The most effective marketing programs do more than educate; they resonate with the public, eliciting an emotional response that isn’t easily forgotten. With deeply personal subjects often of life or death significance, healthcare marketing campaigns are often particularly powerful. Hospital groups, pharmaceutical companies and charitable causes are increasingly pushing the boundaries to create creative, compelling campaigns which create a lasting impression. Using the right social media channels to deliver the message directly to their target audience is what makes the best campaigns so successful.
Here are five of our favourites from the past few years:
1. SickKids VS
Better known simply as “SickKids,” Toronto’s Hospital for Sick Children took a radical approach when sharing the stories of its young patients in a fundraising campaign for the Sick Kids Foundation. Rather than tugging on the audience’s heartstrings by portraying patients as victims of their medical condition or depicting the hardships having a child with a serious illness poses for the entire family, the kids are presented is a series of videos as heroic fighters readying for battle.
Instead of being portrayed as weak or suffering, they are defiant and strong. They are gladiators, boxers, pro wrestlers and comic book superheroes, supported by an army of doctors, nurses, researchers and family members who gird for battle alongside them. The final result is intense, raw and unforgettable.
It’s a new solution to an old problem. Despite rising awareness of breast cancers and the importance of early detection, officials with the Carilion Clinic in Virginia were concerned that not enough women were scheduling mammograms. The clinic added screening locations through the state which would be accessible to all women, regardless of their ability to pay, and launched the #YESMAMM campaign to encourage women to schedule an appointment. The social based campaign helped drive traffic to the clinic site, grew their online community and provided a way to share valuable information with hosted Twitter chats about breast cancer.
When a healthcare campaign goes global and takes over an entire month, you know it’s been a success. Movember started in 2003 as a conversation between two friends in Australia, who wanted to challenge a few friends to grow a moustache. Inspired by friends who were raising money for breast cancers, they decided to make the challenge meaningful by using it to raise money for men’s health issues. The following year they decided to make the movement formal and registered the Movember Foundation, built a website and launched a social media campaign. Now, 15 years later, more than 5.5 million “Mo Bros” (and “Mo Sisters’) have joined the movement, funding more than 1,200 projects in 20 countries and, raising awareness of men’s health issues such as prostate and testicular cancers.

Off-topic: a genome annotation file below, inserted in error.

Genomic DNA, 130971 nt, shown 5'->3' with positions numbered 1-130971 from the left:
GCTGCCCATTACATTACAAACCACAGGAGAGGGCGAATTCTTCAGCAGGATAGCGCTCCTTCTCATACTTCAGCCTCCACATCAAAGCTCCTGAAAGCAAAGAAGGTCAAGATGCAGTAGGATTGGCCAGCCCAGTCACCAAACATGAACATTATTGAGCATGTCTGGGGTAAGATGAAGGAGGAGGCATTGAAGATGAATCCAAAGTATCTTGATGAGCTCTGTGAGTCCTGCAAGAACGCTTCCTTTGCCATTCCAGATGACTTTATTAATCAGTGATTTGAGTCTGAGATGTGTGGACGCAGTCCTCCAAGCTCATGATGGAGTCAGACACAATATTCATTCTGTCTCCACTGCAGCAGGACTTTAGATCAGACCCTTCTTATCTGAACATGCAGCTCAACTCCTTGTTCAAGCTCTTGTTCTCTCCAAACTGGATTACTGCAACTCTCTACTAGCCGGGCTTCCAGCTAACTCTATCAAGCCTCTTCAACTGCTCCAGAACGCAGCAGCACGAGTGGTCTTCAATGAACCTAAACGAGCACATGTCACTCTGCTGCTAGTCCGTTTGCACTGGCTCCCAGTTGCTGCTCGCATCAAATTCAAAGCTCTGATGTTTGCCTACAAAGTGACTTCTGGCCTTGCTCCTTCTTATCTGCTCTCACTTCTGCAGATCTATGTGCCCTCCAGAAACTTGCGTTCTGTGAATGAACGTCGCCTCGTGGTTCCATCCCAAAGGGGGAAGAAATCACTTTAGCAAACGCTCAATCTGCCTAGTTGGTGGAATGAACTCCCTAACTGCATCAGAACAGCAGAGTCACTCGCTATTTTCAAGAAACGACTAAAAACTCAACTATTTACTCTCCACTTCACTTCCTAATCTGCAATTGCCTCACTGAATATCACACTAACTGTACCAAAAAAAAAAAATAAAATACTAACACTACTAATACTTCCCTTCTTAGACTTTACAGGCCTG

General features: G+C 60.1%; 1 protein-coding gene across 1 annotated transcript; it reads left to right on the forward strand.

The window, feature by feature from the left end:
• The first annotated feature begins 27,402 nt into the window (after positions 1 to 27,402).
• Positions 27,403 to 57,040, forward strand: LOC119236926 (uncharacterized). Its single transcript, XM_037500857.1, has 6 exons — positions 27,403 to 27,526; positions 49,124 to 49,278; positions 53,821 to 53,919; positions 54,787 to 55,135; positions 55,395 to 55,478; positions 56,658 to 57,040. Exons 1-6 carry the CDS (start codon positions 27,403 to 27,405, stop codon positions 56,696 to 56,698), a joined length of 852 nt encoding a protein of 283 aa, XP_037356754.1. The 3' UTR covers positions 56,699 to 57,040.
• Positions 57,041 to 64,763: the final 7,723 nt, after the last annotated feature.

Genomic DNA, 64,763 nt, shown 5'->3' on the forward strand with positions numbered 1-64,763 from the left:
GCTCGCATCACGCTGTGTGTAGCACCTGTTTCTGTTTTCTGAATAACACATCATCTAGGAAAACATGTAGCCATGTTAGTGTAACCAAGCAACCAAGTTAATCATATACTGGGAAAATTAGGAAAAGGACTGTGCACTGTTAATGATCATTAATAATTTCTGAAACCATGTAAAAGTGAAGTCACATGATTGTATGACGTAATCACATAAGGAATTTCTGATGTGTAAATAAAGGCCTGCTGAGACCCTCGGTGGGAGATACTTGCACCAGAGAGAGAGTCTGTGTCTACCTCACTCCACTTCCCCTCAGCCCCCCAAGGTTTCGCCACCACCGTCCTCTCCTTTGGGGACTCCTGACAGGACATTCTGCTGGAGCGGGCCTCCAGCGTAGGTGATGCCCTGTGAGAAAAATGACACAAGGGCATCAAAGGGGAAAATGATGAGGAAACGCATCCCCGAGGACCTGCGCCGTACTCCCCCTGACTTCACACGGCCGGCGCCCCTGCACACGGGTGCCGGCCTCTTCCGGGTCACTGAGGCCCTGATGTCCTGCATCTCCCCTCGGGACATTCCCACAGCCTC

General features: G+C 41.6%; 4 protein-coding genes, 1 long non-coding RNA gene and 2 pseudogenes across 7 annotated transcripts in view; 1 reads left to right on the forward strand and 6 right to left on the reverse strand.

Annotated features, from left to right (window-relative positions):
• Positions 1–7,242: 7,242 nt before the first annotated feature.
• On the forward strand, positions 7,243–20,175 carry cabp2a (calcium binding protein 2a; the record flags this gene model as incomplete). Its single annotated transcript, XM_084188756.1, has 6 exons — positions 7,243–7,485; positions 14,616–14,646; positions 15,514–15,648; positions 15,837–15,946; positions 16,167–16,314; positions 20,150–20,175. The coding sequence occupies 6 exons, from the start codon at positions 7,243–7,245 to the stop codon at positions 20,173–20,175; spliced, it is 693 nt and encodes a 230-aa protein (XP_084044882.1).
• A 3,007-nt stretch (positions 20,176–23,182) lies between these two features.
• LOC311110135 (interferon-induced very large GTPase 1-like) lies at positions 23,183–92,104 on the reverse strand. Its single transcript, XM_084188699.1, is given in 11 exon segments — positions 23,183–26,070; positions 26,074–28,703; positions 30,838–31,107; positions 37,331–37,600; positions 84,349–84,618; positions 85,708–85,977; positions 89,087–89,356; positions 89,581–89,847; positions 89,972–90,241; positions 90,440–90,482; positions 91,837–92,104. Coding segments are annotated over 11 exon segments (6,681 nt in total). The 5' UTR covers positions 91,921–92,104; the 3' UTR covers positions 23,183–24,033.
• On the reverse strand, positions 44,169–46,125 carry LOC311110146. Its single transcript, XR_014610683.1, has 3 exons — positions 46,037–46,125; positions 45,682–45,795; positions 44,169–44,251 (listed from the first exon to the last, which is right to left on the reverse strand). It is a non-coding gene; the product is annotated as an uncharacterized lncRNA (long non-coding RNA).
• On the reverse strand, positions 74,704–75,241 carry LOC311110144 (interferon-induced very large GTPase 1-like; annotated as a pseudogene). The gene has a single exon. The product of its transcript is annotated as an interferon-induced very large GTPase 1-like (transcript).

The brainchild of a French advocacy group called the Noémie Foundation, the powerful campaign titled The Eyes of a Child aimed to change the public’s perception of people with disabilities. In a compelling video, parents and their kids were shown pictures of people making various funny faces, and were asked to mimic them. In each case the last image depicted a person with a disability. While the adults reacted with surprise or shock, and stopped trying to mimic their facial expressions, the children innocently continued playing the game. The campaign’s simple message lies at the root of its success: when we look at the disabled through the eyes of a child, we see the person, not their disability.
When the U.S. government wanted to encourage millennials to visit healthcare.gov and sign up for healthcare coverage it took a decidedly lighthearted approach to a serious (and some might say boring) subject. With the help of a very famous spokesperson – then President Barack Obama – and BuzzFeed, it launched a promotional video designed to capture the attention of this traditionally hard to reach demographic. And it worked. The humorous clip answered the question: “What does the President do when nobody’s around?” The answer: the same things everybody else does. He checks himself out in new sunglasses, makes funny faces, takes selfies with a selfie stick, blames the President when something goes wrong and practices for a big speech in front of the mirror. The fact that his speech rehearsal includes a plug for the healthcare.gov site and reminds viewers of the sign-up deadline is clever and hits just the right tone for the millennial audience. With more than 15 million views in its first 8 hours, the campaign was a viral sensation.